US4695336A (en) * 1985-10-11 1987-09-22 Coburn Jr Joseph W Phosphorescent material and process of manufacture
US4699820A (en) * 1984-12-03 1987-10-13 Armstrong World Industries, Inc. Decorative materials comprising crinkled chips
US4735669A (en) * 1985-07-11 1988-04-05 Reynolds Metals Company Rolling of metallic foil and plastics resin film laminates
US4773182A (en) * 1984-05-22 1988-09-27 Highland Supply Corporation Article forming system
US4786533A (en) * 1985-10-04 1988-11-22 Hoechst Aktiengesellschaft Transparent polypropylene film for candy twist wrapping
US4801014A (en) * 1986-10-28 1989-01-31 Meadows Patricia H Bouquet sleeve
US4963218A (en) * 1989-06-23 1990-10-16 Rainey Tina N Method for reinforcing pattern pieces
US5008143A (en) * 1987-07-06 1991-04-16 The Mearl Corporation Decorative objects with multi-color effects
US5020672A (en) * 1990-01-26 1991-06-04 Watts Lucille M Basket grass container
US5089318A (en) * 1989-10-31 1992-02-18 The Mearl Corporation Iridescent film with thermoplastic elastomeric components
US5088972A (en) * 1989-11-02 1992-02-18 Eco-Pack Industries, Inc. Folding and crimping apparatus
US5147706A (en) * 1990-12-31 1992-09-15 Highland Supply Corp Water based ink on foil and/or synthetic organic polymer
US5154765A (en) * 1990-12-11 1992-10-13 The Mearl Corporation Decorative objects with multicolor effects
US5204160A (en) * 1988-08-08 1993-04-20 Minnesota Mining And Manufacturing Company Light-collimating film
US5228234A (en) * 1988-11-15 1993-07-20 Klerk's Plastic Industrie, B.V. Method and apparatus for manufacturing sleeve- or bag-like containers, as well as such container
US5235782A (en) * 1991-11-27 1993-08-17 Simcha Landau Cover for potted plants and method for covering potted plants
US5576089A (en) * 1984-05-22 1996-11-19 Southpac Trust International, Inc. Optical effect material and methods
US5891286A (en) * 1994-01-07 1999-04-06 Southpac Trust International Inc. Method of forming curled or crimped decorative elements having an optical effect

Family Cites Families (3)

* Cited by examiner, † Cited by third party
Publication number Priority date Publication date Assignee Title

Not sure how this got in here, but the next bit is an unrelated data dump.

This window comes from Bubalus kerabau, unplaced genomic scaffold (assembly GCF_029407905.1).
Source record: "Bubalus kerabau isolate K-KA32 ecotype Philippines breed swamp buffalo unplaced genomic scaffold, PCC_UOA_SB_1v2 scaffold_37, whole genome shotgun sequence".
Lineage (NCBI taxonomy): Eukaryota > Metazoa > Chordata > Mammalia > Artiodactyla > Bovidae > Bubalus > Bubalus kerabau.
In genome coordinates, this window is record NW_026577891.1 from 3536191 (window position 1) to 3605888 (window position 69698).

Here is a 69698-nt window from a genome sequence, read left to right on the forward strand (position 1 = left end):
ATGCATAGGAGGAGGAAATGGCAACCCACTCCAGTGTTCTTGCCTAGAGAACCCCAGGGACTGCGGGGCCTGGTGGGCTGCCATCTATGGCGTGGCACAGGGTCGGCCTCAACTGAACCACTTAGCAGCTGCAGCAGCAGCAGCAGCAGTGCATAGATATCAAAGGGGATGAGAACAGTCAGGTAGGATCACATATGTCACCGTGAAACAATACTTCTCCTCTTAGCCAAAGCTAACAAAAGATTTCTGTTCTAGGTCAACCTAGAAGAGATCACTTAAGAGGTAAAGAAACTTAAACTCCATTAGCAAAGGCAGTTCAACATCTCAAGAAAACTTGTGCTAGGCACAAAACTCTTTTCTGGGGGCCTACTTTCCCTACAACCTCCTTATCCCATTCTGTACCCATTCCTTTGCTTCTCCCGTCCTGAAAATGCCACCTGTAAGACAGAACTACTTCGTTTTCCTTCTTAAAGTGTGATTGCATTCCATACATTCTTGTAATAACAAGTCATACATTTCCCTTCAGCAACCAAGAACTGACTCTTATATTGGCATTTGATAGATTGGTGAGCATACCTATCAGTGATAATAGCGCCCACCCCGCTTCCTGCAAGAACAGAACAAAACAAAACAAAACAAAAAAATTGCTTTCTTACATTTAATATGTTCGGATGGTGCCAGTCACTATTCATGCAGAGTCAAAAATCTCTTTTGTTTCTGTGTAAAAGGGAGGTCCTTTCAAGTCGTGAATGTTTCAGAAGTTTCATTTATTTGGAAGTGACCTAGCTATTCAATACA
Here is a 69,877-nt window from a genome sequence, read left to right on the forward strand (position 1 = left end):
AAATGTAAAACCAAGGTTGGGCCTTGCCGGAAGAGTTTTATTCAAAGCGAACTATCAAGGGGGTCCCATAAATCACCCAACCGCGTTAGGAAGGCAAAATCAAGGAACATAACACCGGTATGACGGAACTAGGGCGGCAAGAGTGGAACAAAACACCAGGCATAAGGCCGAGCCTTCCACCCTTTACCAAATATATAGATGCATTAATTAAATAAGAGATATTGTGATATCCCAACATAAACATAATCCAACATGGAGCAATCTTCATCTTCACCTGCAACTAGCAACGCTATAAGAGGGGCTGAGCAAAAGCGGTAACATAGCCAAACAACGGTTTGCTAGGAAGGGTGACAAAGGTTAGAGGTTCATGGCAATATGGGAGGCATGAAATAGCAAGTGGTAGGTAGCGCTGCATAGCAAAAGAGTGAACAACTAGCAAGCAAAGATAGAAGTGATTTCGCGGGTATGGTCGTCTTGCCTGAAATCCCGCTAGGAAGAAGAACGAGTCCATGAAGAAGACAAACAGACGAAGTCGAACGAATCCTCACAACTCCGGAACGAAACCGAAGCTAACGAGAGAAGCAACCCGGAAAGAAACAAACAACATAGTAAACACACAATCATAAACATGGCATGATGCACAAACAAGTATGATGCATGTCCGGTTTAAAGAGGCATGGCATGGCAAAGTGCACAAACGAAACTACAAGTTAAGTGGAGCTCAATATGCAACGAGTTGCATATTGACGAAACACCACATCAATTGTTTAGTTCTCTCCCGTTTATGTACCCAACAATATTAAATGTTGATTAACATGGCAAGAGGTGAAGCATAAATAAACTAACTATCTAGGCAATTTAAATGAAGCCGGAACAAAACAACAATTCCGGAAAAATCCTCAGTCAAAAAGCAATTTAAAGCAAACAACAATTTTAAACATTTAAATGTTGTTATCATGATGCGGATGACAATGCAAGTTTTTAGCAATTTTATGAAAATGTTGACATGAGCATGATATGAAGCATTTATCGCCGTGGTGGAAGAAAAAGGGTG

US3376666A (en) * 1966-11-16 1968-04-09 William H. Leonard Packages for bunches of flowers
US4525295A (en) * 1980-05-27 1985-06-25 Adver-Togs, Inc. Method of and composition for producing glow printing
US5906280A (en) * 1997-07-14 1999-05-25 Southpac Trust International, Inc. Packaging material

Patent Citations (55)

* Cited by examiner, † Cited by third party
Publication number Priority date Publication date Assignee Title
US2244845A (en) * 1938-07-30 1941-06-10 Raybestes Manhattan Inc Conveyer belt
US2240072A (en) * 1939-05-03 1941-04-29 Paul E Hodgdon Translucent laminated article
US2774187A (en) * 1954-05-18 1956-12-18 Vernon L Smithers Package for transporting cut flowers
US2989828A (en) * 1958-09-04 1961-06-27 Flex O Glass Inc Plastic plant package
US3150031A (en) * 1960-07-13 1964-09-22 Congoleum Nairn Inc Article and method of making resilient floor covering having air pockets
US3094810A (en) * 1960-12-19 1963-06-25 Max L Kalpin Containers for plants and the like
US3231645A (en) * 1962-05-21 1966-01-25 Mearl Corp Method of making iridescent plastic sheets
US3376686A (en) * 1963-09-04 1968-04-09 Salm Mathias Spacer bar for concrete reinforcing irons
US3400036A (en) * 1964-03-16 1968-09-03 Gen Tire & Rubber Co Article having iridescent surface and method of making same
US3481663A (en) * 1965-02-08 1969-12-02 Mearl Corp Iridescent articles and methods of manufacture
US3549405A (en) * 1965-03-29 1970-12-22 Dow Chemical Co Iridescent resinous film bodies and a substrate coated therewith
US3475191A (en) * 1966-09-07 1969-10-28 Minnesota Mining & Mfg Inorganic flake material
US3431706A (en) * 1966-11-08 1969-03-11 Modern Mfg Co Inc Floral sacker
US3554434A (en) * 1968-11-08 1971-01-12 Dave Chapman Free-standing flexible package
US3673060A (en) * 1970-01-12 1972-06-27 Int Paper Co Adhesively laminated creped dinner napkin
US3616192A (en) * 1970-02-04 1971-10-26 Riegel Paper Corp Decorative polyvinyl fluoride laminations
US3749629A (en) * 1971-03-12 1973-07-31 Reynolds Metals Co Method of making a decorative lamination
US3898117A (en) * 1971-05-28 1975-08-05 Louis N Taylor Method of making patterned composite material
US3883953A (en) * 1973-03-08 1975-05-20 James W Saullo Decorative ribbon shredder
US3865664A (en) * 1973-05-31 1975-02-11 Specialty Papers Co Laminated foil candy wrapper and method of preparing
US3962503A (en) * 1973-08-06 1976-06-08 Crawford Mildred A Decorative and protective device for use with a floral container
US3922440A (en) * 1974-08-16 1975-11-25 Minnesota Mining & Mfg Safety glass light control medium
US4199627A (en) * 1975-07-07 1980-04-22 Highland Manufacturing & Sales Co. Decorative grass
US4292266A (en) * 1975-07-07 1981-09-29 Highland Manufacturing & Sales Co. Process for making decorative grass